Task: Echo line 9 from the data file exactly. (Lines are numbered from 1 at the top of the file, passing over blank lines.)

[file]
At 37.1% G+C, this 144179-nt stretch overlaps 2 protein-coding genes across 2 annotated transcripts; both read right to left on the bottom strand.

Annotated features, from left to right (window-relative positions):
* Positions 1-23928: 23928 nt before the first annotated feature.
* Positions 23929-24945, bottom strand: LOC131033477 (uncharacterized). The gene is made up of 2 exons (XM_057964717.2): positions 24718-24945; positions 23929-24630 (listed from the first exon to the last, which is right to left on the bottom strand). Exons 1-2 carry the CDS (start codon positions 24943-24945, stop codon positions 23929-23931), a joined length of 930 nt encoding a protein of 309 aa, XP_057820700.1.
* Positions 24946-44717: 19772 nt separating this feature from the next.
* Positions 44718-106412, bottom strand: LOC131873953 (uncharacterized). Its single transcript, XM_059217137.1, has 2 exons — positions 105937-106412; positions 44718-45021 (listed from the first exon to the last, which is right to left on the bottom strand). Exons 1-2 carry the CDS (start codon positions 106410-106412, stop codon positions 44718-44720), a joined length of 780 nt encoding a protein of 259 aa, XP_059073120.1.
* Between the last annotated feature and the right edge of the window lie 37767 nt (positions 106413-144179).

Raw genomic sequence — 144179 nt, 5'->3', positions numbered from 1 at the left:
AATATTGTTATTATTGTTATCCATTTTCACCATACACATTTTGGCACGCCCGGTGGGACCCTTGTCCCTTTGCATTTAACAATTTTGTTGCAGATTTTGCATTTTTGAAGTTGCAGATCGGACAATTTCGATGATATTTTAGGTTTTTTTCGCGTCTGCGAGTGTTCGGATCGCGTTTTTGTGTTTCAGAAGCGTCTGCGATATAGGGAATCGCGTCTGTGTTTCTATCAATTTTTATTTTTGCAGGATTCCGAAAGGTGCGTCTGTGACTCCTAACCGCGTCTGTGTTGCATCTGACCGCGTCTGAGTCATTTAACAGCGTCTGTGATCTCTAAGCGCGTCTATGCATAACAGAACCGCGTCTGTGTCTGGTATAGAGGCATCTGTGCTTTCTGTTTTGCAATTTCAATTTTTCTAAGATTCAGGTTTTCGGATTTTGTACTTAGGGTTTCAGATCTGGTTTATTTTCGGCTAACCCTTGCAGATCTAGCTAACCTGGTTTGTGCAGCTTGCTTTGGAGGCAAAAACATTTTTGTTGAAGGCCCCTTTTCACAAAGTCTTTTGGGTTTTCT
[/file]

AATATTGTTATTATTGTTATCCATTTTCACCATACACATTTTGGCACGCCCGGTGGGACCCTTGTCCCTTTGCATTTAACAATTTTGTTGCAGATTTTGCATTTTTGAAGTTGCAGATCGGACAATTTCGATGATATTTTAGGTTTTTTTCGCGTCTGCGAGTGTTCGGATCGCGTTTTTGTGTTTCAGAAGCGTCTGCGATATAGGGAATCGCGTCTGTGTTTCTATCAATTTTTATTTTTGCAGGATTCCGAAAGGTGCGTCTGTGACTCCTAACCGCGTCTGTGTTGCATCTGACCGCGTCTGAGTCATTTAACAGCGTCTGTGATCTCTAAGCGCGTCTATGCATAACAGAACCGCGTCTGTGTCTGGTATAGAGGCATCTGTGCTTTCTGTTTTGCAATTTCAATTTTTCTAAGATTCAGGTTTTCGGATTTTGTACTTAGGGTTTCAGATCTGGTTTATTTTCGGCTAACCCTTGCAGATCTAGCTAACCTGGTTTGTGCAGCTTGCTTTGGAGGCAAAAACATTTTTGTTGAAGGCCCCTTTTCACAAAGTCTTTTGGGTTTTCT